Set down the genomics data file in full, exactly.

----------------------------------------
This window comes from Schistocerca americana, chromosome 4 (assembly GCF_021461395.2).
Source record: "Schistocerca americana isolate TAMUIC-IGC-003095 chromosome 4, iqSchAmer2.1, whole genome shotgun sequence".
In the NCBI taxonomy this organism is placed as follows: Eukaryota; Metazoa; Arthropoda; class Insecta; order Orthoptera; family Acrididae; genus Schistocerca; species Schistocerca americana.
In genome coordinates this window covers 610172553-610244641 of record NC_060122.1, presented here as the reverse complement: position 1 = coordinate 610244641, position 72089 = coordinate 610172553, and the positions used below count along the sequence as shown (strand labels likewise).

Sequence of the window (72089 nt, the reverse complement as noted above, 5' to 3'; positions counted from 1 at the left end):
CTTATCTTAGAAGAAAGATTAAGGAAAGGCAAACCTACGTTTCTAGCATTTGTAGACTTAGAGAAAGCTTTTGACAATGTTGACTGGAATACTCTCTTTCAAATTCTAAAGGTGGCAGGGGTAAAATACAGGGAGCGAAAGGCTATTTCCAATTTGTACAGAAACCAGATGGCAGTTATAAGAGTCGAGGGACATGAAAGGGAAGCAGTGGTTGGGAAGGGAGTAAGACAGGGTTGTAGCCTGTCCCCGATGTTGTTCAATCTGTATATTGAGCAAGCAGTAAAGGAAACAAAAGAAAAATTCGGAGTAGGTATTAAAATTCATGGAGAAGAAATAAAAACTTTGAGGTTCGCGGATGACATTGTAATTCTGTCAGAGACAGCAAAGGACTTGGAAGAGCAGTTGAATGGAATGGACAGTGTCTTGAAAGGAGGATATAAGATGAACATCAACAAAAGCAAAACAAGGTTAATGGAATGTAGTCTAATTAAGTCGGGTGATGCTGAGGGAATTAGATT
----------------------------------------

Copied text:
This window comes from Schistocerca americana, chromosome 4 (assembly GCF_021461395.2).
Source record: "Schistocerca americana isolate TAMUIC-IGC-003095 chromosome 4, iqSchAmer2.1, whole genome shotgun sequence".
In the NCBI taxonomy this organism is placed as follows: Eukaryota; Metazoa; Arthropoda; class Insecta; order Orthoptera; family Acrididae; genus Schistocerca; species Schistocerca americana.
In genome coordinates this window covers 610172553-610244641 of record NC_060122.1, presented here as the reverse complement: position 1 = coordinate 610244641, position 72089 = coordinate 610172553, and the positions used below count along the sequence as shown (strand labels likewise).

Sequence of the window (72089 nt, the reverse complement as noted above, 5' to 3'; positions counted from 1 at the left end):
CTTATCTTAGAAGAAAGATTAAGGAAAGGCAAACCTACGTTTCTAGCATTTGTAGACTTAGAGAAAGCTTTTGACAATGTTGACTGGAATACTCTCTTTCAAATTCTAAAGGTGGCAGGGGTAAAATACAGGGAGCGAAAGGCTATTTCCAATTTGTACAGAAACCAGATGGCAGTTATAAGAGTCGAGGGACATGAAAGGGAAGCAGTGGTTGGGAAGGGAGTAAGACAGGGTTGTAGCCTGTCCCCGATGTTGTTCAATCTGTATATTGAGCAAGCAGTAAAGGAAACAAAAGAAAAATTCGGAGTAGGTATTAAAATTCATGGAGAAGAAATAAAAACTTTGAGGTTCGCGGATGACATTGTAATTCTGTCAGAGACAGCAAAGGACTTGGAAGAGCAGTTGAATGGAATGGACAGTGTCTTGAAAGGAGGATATAAGATGAACATCAACAAAAGCAAAACAAGGTTAATGGAATGTAGTCTAATTAAGTCGGGTGATGCTGAGGGAATTAGATT